Snoop Lion’s ‘Reincarnated’ Documentary Finds Rapper at Peace With Himself
When Snoop Dogg hosted a press conference in New York City last July for his upcoming album, he also announced that he'd taken on a new identity as Snoop Lion and converted to Rastafarianism.
The Long Beach, Calif., native held a listening session in New York just a few months ago for his upcoming reggae-tinged LP and industry insiders were no doubt befuddled by the rapper's new direction. Thankfully, Snoop had already made plans to clear up the confusion by recruiting Vice Films -- and his own Snoopadelic Films -- to shoot a documentary following his spiritual transition while on vacation in Jamaica last year.
The film, entitled 'Reincarnated,' is set for a limited release in New York City, Los Angeles, San Francisco, Miami, Chicago and Atlanta on March 15. Recently, TheDrop.fm had the opportunity to get an advanced look at the documentary inside Atlanta's Plaza Theatre.
'Reincarnated' includes footage from various moments in Snoop's career that led to his spiritual change. Focusing on the different chapters within his personal and professional life, the film draws on several parallels, both visually and figuratively. In one scene, the rapper, born Calvin Broadus, and his cousin, Daz Dillinger are riding to the next location on the island when Daz receives a text relaying the message that his nephew had died.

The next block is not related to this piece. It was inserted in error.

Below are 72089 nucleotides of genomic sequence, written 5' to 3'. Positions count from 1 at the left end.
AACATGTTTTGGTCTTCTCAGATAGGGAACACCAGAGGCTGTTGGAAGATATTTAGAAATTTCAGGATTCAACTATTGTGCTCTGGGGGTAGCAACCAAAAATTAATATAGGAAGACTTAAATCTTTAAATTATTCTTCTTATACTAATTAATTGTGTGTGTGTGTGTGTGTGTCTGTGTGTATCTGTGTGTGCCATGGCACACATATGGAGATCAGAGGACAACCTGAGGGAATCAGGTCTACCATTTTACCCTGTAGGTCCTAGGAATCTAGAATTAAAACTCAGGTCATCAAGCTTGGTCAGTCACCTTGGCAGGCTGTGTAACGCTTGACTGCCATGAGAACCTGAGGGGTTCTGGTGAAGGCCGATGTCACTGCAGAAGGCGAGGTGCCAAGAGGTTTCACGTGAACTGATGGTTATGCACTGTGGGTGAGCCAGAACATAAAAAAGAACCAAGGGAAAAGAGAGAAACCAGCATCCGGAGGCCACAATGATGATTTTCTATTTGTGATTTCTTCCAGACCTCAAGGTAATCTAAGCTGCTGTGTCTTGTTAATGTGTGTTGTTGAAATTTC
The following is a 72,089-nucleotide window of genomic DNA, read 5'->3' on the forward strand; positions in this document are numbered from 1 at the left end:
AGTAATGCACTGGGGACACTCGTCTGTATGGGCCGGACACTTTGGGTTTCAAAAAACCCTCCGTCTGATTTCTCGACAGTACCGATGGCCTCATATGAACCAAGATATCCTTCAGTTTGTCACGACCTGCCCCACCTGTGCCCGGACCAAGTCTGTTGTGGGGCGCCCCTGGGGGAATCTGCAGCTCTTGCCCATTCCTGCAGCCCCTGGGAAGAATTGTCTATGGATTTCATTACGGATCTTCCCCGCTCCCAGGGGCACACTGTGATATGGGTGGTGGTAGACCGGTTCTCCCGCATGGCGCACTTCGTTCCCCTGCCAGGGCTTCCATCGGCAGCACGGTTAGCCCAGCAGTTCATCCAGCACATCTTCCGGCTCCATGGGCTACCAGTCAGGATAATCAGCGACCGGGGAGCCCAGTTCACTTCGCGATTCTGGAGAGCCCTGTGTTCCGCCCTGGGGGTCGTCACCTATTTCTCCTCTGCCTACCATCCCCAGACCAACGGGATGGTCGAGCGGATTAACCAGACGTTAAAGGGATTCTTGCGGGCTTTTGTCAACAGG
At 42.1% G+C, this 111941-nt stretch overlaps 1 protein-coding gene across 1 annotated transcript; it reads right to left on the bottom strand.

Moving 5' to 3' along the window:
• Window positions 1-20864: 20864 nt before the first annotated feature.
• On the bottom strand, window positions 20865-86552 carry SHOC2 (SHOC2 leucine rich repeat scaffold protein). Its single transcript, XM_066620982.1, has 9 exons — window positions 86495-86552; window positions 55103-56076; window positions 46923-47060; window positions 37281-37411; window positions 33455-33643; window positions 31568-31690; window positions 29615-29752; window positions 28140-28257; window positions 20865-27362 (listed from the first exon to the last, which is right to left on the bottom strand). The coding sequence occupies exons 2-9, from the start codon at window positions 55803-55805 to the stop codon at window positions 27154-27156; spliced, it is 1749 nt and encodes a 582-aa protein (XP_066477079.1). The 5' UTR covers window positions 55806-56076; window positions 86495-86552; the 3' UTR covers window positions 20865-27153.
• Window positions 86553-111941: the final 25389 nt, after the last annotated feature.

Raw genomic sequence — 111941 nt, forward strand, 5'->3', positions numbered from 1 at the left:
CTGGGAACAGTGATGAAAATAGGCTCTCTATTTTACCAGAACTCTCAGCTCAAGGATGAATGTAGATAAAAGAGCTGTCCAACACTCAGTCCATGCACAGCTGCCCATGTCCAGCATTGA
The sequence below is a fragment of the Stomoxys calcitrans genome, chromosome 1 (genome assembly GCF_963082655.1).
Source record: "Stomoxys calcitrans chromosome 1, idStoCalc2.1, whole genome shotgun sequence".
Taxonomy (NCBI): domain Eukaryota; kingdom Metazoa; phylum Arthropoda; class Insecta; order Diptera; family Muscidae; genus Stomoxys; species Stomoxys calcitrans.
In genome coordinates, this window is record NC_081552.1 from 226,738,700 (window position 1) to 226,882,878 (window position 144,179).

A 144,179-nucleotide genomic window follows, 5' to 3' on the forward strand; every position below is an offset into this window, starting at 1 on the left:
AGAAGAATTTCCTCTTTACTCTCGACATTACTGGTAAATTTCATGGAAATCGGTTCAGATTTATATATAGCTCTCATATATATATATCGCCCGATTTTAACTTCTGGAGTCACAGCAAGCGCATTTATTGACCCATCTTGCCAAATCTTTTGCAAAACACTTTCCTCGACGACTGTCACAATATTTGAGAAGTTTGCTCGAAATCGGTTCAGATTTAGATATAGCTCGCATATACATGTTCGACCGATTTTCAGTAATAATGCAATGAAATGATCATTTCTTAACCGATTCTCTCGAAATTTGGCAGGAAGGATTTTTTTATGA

The sudden loss inspired a following montage where Snoop reflects on all his loved ones that had passed on, including his longtime friend and LBC member Nate Dogg. Footage from Nate's funeral, where Snoop delivered a tearful tribute, flashed across the screen. The initial text sent to Daz inspired a flood of memories and creatively speaking, a song as well, 'Ashtrays & Heartbreaks' -- the production of which was also recorded.
There are several experiences like the aforementioned in 'Reincarnated,' making the film cohesive. By the end, Snoop's conversion seems to be much more logical than it did when first announced in that press conference last summer.
While in Jamaica, Snoop visibly humbles himself. He was seemingly at peace everywhere he went. The documentary even includes the Rastafarian ceremony where Snoop was brought into the faith with a new name. The rapper repeats several times that he feels the values of the religion mimic his own code of conduct, which he hadn't realized until recently.
Even if the hip-hop industry remains skeptical, the Broadus family believes that Snoop is doing what's necessary for himself. It's not a publicity stunt for them. "He used to just come home sometimes and just be mad and nobody knew why," says his daughter Cori. "But he's a lot happier now. He's happy."
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